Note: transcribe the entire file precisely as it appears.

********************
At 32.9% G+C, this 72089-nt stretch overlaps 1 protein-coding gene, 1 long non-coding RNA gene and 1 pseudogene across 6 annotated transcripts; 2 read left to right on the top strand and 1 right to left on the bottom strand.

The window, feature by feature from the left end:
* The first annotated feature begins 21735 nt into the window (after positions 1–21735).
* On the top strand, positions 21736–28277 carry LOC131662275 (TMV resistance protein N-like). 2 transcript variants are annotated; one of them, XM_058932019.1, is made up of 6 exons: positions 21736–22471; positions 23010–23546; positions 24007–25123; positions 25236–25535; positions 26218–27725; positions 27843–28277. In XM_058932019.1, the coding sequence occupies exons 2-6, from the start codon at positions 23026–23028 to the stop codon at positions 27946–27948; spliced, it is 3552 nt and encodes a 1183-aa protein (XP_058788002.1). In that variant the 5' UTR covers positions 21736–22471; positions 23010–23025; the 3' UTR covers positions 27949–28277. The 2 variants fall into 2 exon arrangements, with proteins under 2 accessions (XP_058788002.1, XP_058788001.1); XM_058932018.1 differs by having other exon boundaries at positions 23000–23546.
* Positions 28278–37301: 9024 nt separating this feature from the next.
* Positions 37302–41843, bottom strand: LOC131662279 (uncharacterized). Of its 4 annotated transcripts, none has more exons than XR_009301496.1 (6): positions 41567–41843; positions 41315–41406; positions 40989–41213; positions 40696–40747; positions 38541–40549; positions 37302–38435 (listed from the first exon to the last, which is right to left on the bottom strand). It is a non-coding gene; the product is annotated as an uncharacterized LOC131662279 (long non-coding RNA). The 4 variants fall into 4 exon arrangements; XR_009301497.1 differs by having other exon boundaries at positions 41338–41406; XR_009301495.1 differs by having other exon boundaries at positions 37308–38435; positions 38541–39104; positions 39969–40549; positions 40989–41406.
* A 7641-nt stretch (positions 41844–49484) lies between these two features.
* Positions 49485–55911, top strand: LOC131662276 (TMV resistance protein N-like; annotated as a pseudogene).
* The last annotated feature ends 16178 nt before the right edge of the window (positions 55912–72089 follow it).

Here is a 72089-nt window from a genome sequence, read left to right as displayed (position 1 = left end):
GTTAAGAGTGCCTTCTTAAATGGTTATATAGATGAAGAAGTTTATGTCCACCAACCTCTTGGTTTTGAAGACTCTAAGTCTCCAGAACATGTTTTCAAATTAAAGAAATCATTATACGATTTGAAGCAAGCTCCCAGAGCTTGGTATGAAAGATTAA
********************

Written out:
At 32.9% G+C, this 72089-nt stretch overlaps 1 protein-coding gene, 1 long non-coding RNA gene and 1 pseudogene across 6 annotated transcripts; 2 read left to right on the top strand and 1 right to left on the bottom strand.

The window, feature by feature from the left end:
* The first annotated feature begins 21735 nt into the window (after positions 1–21735).
* On the top strand, positions 21736–28277 carry LOC131662275 (TMV resistance protein N-like). 2 transcript variants are annotated; one of them, XM_058932019.1, is made up of 6 exons: positions 21736–22471; positions 23010–23546; positions 24007–25123; positions 25236–25535; positions 26218–27725; positions 27843–28277. In XM_058932019.1, the coding sequence occupies exons 2-6, from the start codon at positions 23026–23028 to the stop codon at positions 27946–27948; spliced, it is 3552 nt and encodes a 1183-aa protein (XP_058788002.1). In that variant the 5' UTR covers positions 21736–22471; positions 23010–23025; the 3' UTR covers positions 27949–28277. The 2 variants fall into 2 exon arrangements, with proteins under 2 accessions (XP_058788002.1, XP_058788001.1); XM_058932018.1 differs by having other exon boundaries at positions 23000–23546.
* Positions 28278–37301: 9024 nt separating this feature from the next.
* Positions 37302–41843, bottom strand: LOC131662279 (uncharacterized). Of its 4 annotated transcripts, none has more exons than XR_009301496.1 (6): positions 41567–41843; positions 41315–41406; positions 40989–41213; positions 40696–40747; positions 38541–40549; positions 37302–38435 (listed from the first exon to the last, which is right to left on the bottom strand). It is a non-coding gene; the product is annotated as an uncharacterized LOC131662279 (long non-coding RNA). The 4 variants fall into 4 exon arrangements; XR_009301497.1 differs by having other exon boundaries at positions 41338–41406; XR_009301495.1 differs by having other exon boundaries at positions 37308–38435; positions 38541–39104; positions 39969–40549; positions 40989–41406.
* A 7641-nt stretch (positions 41844–49484) lies between these two features.
* Positions 49485–55911, top strand: LOC131662276 (TMV resistance protein N-like; annotated as a pseudogene).
* The last annotated feature ends 16178 nt before the right edge of the window (positions 55912–72089 follow it).

Here is a 72089-nt window from a genome sequence, read left to right as displayed (position 1 = left end):
GTTAAGAGTGCCTTCTTAAATGGTTATATAGATGAAGAAGTTTATGTCCACCAACCTCTTGGTTTTGAAGACTCTAAGTCTCCAGAACATGTTTTCAAATTAAAGAAATCATTATACGATTTGAAGCAAGCTCCCAGAGCTTGGTATGAAAGATTAA